The bond market is sending some very mixed signals these days. A weekly JPMorgan Chase survey of fixed-income clients showed they are net bearish by the most since the start of 2017. Yet, the Treasury Department's auction of $26 billion in two-year notes drew the most demand in a year despite the consensus that minutes of the Federal Reserve's last meeting to be released Wednesday will bolster speculation that policy makers will raise rates again next month. Investors put in bids for 2.9 times the amount offered. Indirect bidders -- a class that includes pension funds and mutual funds -- bought 57.2 percent, higher than the 42.6 percent average at the previous 10 auctions. This week's auctions of coupon-bearing notes continue Wednesday with the sale of $34 billion in five-year notes before wrapping up Thursday's $28 billion offering of seven-year notes.

The market for U.S. natural gas may be about to break out of a rut, if hedge funds are to be believed. Hedge funds are the most bullish on gas since 2014, when prices rocketed to $4 per million British thermal units after a frigid winter depleted stockpiles of the heating and power-plant fuel, according to Bloomberg News' Naureen S. Malik. Money managers are betting that forecasts for one of the hottest summers on record will pan out, straining supplies as exports rise and production from shale basins stages a slow recovery. “People are incredibly bullish about the summer overall, that we are going to see a ton of demand and that it’s going to be a hot one,” John Kilduff, partner at Again Capital LLC in New York, said by phone May 9. “$4 is definitely possible in the July and August time period.” Gas futures for June delivery fell 3.3 percent to $3.219 per million British thermal units on the New York Mercantile Exchange, making  worst performer in the Bloomberg Commodity Index after sugar.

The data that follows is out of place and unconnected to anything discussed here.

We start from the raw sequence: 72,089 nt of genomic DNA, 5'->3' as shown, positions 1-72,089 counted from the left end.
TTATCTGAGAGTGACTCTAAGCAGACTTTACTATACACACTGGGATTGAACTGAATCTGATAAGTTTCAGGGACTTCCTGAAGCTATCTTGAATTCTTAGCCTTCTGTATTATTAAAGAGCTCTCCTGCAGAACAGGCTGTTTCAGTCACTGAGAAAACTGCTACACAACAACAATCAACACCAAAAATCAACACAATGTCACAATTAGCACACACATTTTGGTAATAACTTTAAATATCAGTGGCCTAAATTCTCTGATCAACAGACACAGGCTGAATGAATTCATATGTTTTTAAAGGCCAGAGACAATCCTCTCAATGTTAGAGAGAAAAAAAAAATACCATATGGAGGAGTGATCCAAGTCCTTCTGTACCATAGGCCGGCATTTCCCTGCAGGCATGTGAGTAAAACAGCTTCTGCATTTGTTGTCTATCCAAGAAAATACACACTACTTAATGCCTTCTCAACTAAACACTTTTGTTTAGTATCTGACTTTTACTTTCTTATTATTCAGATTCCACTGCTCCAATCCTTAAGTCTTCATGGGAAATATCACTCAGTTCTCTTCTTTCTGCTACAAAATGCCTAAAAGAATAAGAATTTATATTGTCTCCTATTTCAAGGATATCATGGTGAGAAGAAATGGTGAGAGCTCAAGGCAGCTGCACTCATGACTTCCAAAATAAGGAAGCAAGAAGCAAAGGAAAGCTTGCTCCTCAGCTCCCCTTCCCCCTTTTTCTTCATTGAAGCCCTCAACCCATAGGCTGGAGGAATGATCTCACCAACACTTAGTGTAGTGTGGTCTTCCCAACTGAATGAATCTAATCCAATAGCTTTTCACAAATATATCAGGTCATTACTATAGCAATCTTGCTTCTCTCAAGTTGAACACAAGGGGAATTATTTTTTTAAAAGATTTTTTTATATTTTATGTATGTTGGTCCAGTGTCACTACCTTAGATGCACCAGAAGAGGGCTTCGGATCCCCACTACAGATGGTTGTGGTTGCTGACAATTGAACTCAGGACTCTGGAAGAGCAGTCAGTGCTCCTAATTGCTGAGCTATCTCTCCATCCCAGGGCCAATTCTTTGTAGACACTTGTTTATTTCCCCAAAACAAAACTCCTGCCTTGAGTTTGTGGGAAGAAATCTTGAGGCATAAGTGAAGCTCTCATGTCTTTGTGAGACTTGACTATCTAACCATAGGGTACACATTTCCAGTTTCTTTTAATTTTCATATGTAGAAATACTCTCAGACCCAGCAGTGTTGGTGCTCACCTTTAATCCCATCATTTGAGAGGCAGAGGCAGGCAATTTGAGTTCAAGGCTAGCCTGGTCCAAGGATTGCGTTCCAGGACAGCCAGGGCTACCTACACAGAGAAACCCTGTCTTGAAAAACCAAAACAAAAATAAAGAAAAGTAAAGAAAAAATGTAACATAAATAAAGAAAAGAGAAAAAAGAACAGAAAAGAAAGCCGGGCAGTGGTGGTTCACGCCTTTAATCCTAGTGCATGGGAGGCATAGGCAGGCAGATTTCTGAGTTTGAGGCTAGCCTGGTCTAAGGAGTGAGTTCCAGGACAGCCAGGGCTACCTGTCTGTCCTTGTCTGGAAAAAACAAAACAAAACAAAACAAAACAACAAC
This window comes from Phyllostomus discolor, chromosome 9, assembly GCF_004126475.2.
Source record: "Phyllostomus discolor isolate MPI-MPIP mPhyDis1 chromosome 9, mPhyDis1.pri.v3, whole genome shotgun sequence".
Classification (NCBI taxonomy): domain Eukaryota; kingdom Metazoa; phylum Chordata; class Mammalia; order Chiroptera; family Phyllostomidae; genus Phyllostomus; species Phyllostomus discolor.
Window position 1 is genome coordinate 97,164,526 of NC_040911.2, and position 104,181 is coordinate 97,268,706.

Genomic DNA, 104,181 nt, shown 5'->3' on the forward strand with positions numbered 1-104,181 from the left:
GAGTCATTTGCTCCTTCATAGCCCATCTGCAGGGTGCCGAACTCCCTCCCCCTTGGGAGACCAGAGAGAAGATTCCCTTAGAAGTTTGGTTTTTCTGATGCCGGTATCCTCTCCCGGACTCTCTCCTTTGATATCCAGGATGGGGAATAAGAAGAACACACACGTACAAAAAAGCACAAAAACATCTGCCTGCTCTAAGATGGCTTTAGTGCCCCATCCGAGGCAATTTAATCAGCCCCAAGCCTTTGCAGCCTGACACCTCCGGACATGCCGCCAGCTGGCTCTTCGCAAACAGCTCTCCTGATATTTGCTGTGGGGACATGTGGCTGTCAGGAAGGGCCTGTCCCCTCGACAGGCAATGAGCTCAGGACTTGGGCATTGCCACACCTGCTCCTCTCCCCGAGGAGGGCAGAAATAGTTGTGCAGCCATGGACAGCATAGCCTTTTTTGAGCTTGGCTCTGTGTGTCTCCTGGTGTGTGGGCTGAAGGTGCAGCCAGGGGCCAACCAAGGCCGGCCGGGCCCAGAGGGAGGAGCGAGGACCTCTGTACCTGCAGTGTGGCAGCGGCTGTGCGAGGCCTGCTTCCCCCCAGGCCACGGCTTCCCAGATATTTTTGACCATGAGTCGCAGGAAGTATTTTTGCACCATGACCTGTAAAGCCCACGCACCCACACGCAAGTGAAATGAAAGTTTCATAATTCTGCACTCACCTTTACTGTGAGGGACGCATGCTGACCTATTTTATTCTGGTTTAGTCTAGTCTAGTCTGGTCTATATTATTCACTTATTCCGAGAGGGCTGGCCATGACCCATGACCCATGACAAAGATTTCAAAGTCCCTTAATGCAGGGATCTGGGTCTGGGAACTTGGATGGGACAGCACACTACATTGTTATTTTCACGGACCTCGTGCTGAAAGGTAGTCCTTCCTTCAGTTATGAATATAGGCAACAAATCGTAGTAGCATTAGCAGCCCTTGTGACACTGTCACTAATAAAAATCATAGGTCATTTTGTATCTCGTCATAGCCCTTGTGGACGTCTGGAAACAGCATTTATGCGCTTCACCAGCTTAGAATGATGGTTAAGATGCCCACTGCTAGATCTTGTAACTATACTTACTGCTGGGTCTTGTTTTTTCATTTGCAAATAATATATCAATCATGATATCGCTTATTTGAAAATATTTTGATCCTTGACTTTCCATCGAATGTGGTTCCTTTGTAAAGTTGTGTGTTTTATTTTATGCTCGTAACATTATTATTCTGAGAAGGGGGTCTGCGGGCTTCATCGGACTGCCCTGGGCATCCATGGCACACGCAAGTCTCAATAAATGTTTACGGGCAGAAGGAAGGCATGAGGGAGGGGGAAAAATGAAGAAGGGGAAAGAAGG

There's a tug-of-war happening with the yuan that illustrates the tension at the heart of China’s currency market. Almost every day, China’s central bank pushes up the yuan and traders push it down. Officials have used the daily fixing to guide the currency higher against the dollar for eight of the past nine days, surprising market watchers with its strength. That’s failed to inspire confidence in the yuan, which has closed lower than the reference rate on all but one of those days, according to Bloomberg News' Emma Dai and Tian Chen. As a campaign to cut risk in the financial sector weighs on the nation’s bonds and stocks, the authorities are keen to maintain stability in the yuan -- as expressed through the stronger-than-expected fixings -- and limit outflows. Yet, with the deleveraging campaign showing little sign of ending, and an economic rebound looking shaky, traders see a weaker outlook for a currency that’s still slumping against peers outside the dollar.

The big event Wednesday will be the release of the minutes from the Fed's May 2-3 meeting. The release of the May post-meeting statement was a relative non-event, as the decision to hold interest rates unchanged was unanimous and the economic assessment was straightforward -- attributing first-quarter economic weakness to transitory factors, according to Bloomberg Intelligence economists. Given the stable outlook at the time of the meeting, officials likely had extra time to evaluate scenarios to start reducing the central bank's $4.47 trillion balance-sheet, the BI economists conclude. The minutes are likely to reveal the results of additional staff analysis, as well as signal the evolution of officials' inclinations toward the timing and speed of any reduction.

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Vanguard's Irritating Perch on Moral High Ground: Jared Dillian